* In 1701, Mr. Henry Boyle 180, Mr. Newton 161, Mr. Hammond 64.

* In 1705, the Hon. Arthur Annesley 182, Hon. Dixie Windsor 170, Mr. Godolphin 162, Sir Isaac Newton 117. MS. CouJuitt. Confirmed fry the Rev. G. Borlase, Registrar*

13 man,

man, are not (as far as we recollect) recorded by the accomplished academician:

"Sir Isaac lived in London ever since the year 1696, when he was made Warden of the Mint; nobody ever lived with him but my wife, who was with him near twenty years, before and after her marriage. He always lived in a very handsome generous manner, though without ostentation or vanity ; always hospitable, and upon proper occasions, gave splendid entertainments. He was generous and charitable without bounds; he used to say, that they who gave away nothing till they died, never gave, which, perhaps, was one reason why he did not make a will. I believe no man of his circumstances ever gave away so much during his lifetime in alms, in encouraging ingenuity and learning, and to his relations, nor upon all occasions shewed a greater contempt of his own money, or a more scrupulous frugality of that which belonged to the public, or to any society he was entrusted for. He refused pensions and additional employments that were offered him, and was highly honoured and respected in all reigns, and under all administrations, even by those he opposed; for in every station he shewed an inflexible attachment to the cause of liberty, and our present happy establishment."—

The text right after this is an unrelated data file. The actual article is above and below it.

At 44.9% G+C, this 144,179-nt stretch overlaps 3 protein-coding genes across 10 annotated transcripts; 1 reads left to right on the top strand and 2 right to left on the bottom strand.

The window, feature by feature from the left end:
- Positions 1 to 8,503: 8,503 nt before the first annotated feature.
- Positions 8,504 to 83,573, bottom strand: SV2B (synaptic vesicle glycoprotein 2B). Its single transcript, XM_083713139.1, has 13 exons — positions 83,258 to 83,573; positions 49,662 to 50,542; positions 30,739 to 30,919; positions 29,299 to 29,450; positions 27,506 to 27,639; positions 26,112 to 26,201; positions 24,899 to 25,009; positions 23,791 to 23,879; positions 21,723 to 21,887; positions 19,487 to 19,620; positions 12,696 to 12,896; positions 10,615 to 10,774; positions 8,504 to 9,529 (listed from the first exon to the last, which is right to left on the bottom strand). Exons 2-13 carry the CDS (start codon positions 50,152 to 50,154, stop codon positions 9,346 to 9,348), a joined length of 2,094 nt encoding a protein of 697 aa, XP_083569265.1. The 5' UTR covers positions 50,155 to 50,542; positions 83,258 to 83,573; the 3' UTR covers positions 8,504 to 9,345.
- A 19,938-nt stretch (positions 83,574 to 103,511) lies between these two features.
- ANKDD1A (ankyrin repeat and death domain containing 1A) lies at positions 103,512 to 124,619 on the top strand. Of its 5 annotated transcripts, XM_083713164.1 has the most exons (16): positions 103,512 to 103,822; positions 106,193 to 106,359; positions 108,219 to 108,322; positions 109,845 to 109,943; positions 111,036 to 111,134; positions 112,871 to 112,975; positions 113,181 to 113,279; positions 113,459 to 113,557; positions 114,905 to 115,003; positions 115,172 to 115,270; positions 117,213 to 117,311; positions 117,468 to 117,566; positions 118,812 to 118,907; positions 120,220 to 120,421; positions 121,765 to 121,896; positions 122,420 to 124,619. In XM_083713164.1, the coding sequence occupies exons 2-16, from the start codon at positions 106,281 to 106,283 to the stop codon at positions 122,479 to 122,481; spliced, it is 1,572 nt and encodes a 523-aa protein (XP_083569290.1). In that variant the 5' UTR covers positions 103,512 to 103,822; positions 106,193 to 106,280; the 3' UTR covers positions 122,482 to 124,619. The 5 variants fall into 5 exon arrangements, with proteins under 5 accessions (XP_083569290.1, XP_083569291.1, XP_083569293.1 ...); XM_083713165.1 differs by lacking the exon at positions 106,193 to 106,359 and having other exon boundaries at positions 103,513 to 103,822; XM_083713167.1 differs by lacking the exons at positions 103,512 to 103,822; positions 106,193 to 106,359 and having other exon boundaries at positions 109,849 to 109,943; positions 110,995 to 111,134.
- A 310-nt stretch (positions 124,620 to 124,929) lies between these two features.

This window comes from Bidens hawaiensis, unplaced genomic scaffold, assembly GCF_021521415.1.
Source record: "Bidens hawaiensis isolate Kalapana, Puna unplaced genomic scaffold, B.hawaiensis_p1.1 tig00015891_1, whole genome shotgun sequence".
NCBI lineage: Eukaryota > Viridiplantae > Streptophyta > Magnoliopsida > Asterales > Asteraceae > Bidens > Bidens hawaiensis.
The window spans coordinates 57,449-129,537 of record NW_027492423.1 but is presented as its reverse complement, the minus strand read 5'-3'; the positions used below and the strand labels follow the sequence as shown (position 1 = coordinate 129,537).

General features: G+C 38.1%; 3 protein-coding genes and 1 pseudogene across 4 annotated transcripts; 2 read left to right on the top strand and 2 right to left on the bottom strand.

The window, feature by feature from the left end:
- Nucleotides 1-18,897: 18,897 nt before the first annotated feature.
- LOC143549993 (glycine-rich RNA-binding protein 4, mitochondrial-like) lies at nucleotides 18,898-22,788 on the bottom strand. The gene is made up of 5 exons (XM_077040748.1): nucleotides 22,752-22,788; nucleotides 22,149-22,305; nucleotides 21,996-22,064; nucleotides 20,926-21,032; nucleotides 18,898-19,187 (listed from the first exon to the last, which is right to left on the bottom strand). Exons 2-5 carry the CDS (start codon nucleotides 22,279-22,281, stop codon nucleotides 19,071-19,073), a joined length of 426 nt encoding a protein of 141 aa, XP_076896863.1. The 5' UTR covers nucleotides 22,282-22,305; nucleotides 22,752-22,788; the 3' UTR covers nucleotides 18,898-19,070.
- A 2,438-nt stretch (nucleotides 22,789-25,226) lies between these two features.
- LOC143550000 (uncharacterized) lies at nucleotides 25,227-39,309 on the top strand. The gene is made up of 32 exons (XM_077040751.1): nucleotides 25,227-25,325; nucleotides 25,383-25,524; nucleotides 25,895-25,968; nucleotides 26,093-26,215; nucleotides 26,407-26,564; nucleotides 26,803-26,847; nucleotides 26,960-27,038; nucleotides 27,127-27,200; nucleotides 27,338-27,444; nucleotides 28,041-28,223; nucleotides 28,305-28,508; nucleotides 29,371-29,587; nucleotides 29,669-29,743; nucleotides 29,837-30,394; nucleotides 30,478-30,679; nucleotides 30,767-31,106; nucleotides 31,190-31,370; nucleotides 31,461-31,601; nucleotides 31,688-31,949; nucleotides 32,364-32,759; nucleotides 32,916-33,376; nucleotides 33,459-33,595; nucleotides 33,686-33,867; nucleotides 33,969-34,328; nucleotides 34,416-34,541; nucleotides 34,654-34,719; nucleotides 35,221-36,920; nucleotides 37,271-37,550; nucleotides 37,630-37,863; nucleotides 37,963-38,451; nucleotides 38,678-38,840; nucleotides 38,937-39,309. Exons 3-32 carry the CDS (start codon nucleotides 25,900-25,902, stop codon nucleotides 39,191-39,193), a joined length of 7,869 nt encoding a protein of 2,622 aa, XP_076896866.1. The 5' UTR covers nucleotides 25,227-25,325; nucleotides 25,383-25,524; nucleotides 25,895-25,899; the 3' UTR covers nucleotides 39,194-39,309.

* Notwithstanding the extraordinary honours that were paid him, he had so humble an opinion of himself, that he had no relish of the applause, which was so deservedly paid him ; and he was so little vain, and desirous of glory from any of his works, that he, as it is well known, would have let others run away with the glory of those inventions, which have done so much honour to human nature, if his friends and countrymen had uot been more jealous, than he, of his and their glory. He was exceedingly courteous and affable, even to the lowest, and never despised any man for want of capacity, but always expressed freely his resentment against any immorality or impiety. He not only shewed a great and constant regard to religion in general, as well by an exemplary course of life, as in all his writings; but was also a firm believer of revealed religion, which appears by the many papers he has left on that subject; but his notion of the Christian religion was not founded on a narrow bottom, nor his charity and morality so scanty, as to shew a coldness to those who thought otherwise than he did, in matters indifferent; much less to admit of persecution, of which he always expressed the strongest abhorrence and detestation. He had such a meekness and sweetness of temper, that a melancholy story would often draw tears from him, and he was exceedingly shocked at any act of cruelty to man or beast; mercy to both being the topic he loved to dwell upon. An innatemodesty and simplicity shewed itself in all his actions and expressions. His whole life was one continued series of labour, patience, charity, generosity, temperance, piety, goodness, and all other virtues, without a mixture of any vice whatsoever."